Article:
The local NWS forecast office in Boston also publishes products designed to help sailors determine the threat of thunderstorms. The marine forecast for Narragansett Bay issued at 4:16 pm reminded mariners that a severe thunderstorm watch was in effect until 10:00 pm and mentioned the potential for damaging winds.

416 PM EDT Tue Aug 25 2020

TONIGHT...NW winds 10 to 15 kt. Gusts up to 20 kt after midnight. Waves 2 to 3 ft. A chance of showers and thunderstorms this evening. Some thunderstorms may be severe with damaging winds and large hail.

In addition to marine forecasts, NWS Boston publishes a Hazardous Weather Outlook (HWO) several times a day. HWOs discuss the potential for the development of severe weather, along with details regarding the geographic area at risk, timing, and nature of the severe weather threat. They are written in non-technical language and are extraordinarily beneficial for sailors.

The HWO issued at 4:28 am on Tuesday morning included the following:

A few strong to severe thunderstorms are possible this afternoon. Damaging wind gusts are the primary threat but large hail is also possible. The greatest risk for severe weather may end up south of the Mass Pike and especially across eastern Connecticut, Rhode Island, and southeast Massachusetts.

HWOs are a great decision-making resource that help fill in the blanks, particularly on those days when the marine forecast includes “showers and thunderstorms are possible…”.

Monitoring the Thunderstorm’s Approach
Once thunderstorms are underway, the most effective resource for monitoring their location, intensity, evolution, and movement is Doppler weather radar. (Click here if you would like to read a primer on using Doppler weather radar.) In addition, staying current on official severe weather watches, warnings, and local storm reports are part of the recipe for staying weather-wise and safe on the water.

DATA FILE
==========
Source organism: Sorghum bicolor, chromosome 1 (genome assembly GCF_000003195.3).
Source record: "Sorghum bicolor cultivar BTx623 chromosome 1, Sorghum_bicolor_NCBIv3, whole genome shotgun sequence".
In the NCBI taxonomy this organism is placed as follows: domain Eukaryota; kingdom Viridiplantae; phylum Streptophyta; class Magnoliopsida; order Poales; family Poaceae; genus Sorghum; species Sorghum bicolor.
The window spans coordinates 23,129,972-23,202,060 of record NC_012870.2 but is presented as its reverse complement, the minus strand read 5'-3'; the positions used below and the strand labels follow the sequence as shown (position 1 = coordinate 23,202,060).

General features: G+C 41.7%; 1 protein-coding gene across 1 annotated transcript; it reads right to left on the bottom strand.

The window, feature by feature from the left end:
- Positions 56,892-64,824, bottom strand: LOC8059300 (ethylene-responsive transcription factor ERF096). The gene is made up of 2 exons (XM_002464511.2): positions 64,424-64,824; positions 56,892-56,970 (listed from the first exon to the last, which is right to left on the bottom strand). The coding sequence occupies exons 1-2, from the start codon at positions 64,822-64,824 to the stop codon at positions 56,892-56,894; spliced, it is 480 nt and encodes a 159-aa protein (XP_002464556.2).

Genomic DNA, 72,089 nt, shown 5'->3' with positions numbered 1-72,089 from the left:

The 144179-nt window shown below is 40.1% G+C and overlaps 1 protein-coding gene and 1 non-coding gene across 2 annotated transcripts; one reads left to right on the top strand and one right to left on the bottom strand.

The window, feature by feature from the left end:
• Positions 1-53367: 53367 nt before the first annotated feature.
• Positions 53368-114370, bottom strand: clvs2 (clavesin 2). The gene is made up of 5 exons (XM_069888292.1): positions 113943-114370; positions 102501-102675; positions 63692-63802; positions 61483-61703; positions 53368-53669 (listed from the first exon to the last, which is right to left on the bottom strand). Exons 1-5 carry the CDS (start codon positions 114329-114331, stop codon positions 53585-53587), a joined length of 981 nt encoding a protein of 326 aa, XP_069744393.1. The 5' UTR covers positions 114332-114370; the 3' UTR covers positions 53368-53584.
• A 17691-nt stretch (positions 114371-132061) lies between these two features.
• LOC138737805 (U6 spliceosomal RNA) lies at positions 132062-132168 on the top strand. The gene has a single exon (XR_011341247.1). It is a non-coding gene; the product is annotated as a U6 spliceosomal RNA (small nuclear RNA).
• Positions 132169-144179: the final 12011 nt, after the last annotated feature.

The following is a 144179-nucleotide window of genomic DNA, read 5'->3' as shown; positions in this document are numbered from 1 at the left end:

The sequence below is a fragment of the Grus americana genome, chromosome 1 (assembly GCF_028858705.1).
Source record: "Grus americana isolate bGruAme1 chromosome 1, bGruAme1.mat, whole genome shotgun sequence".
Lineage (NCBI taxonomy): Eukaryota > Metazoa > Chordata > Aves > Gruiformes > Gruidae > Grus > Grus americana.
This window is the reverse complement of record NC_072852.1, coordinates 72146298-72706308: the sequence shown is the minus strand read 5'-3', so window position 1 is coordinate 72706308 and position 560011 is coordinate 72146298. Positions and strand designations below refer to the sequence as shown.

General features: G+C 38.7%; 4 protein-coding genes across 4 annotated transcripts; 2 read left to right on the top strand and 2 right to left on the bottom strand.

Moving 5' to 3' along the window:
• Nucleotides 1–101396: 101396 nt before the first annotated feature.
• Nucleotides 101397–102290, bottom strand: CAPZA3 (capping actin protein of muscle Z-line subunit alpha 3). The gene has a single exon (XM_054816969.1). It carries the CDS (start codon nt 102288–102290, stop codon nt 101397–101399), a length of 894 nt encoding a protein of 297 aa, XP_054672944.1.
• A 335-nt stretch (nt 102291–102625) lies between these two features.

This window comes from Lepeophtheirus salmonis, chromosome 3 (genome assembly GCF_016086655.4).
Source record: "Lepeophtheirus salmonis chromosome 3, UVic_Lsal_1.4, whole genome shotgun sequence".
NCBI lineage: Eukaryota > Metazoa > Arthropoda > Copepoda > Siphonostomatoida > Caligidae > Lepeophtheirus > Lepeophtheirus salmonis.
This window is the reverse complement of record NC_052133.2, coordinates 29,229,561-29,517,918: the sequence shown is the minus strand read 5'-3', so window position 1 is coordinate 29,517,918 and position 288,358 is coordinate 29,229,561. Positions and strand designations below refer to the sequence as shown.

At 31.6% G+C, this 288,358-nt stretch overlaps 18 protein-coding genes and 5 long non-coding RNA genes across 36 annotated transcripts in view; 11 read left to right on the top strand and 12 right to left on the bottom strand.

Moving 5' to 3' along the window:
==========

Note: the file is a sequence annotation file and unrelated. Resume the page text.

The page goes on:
Based on the approaching cold front and the favorable environment for thunderstorm development, the SPC issued Severe Thunderstorm Watch #450 at 3:10 pm for much of the northeastern US, including Narragansett Bay (click here for the Watch coverage area). The Watch mentioned that severe thunderstorms moving southeast across the Watch area would bring a potential of damaging wind gusts to 70 mph.

The thunderstorm that ravaged the JYC fleet formed inside the Watch area near southwestern Massachusetts at approximately 4:00 pm (Figure 8). Steadily picking up speed, the fledgling storm covered the 110 nm to Newport in just 3 hours (Figures 9, 10 and 11).

Figure 8: Base reflectivity at 4:00 pn August 25, 2020. Click here for a larger version.
Figure 9: Base reflectivity image at 5:00 pm on August 25, 2020. Click here for a larger version.

Figure 10: Base reflectivity at 6:00 pn August 25, 2020. Click here for a larger version.
Figure 11: Base reflectivity image at 7:00 pm on August 25, 2020. Click here for a larger version.

In addition to collecting information on the storm’s size, intensity, and evolution, NWS radar stations apply an algorithm to the data that predicts a thunderstorm’s movement. Although it typically requires an optional data subscription, many popular radar applications allow a user to overlay the projected track on a radar image (Figures 9 and 10). The line shows the storm’s projected track for the next 60 minutes with small perpendicular lines marking 15-minute intervals. Clicking on the cell often displays the compass heading and speed of the storm. While the algorithm is not perfect and often shifts the track slightly with each image update, the projected track is an invaluable resource to sailors.

On its journey to Newport, the thunderstorm was closely monitored by NWS Boston. At 6:23 pm, the storm’s history of damaging wind gusts prompted the office to issue a Severe Thunderstorm Warning for a large area of southwestern Rhode Island (Figure 12) (yellow polygon). The Warning advised the storm was moving southeast at 40 mph and was capable of producing 60 mph wind gusts. At the time the Warning was issued, the thunderstorm was approximately 25 nm northwest of Jamestown and predicted to pass directly over the racecourse in less than an hour.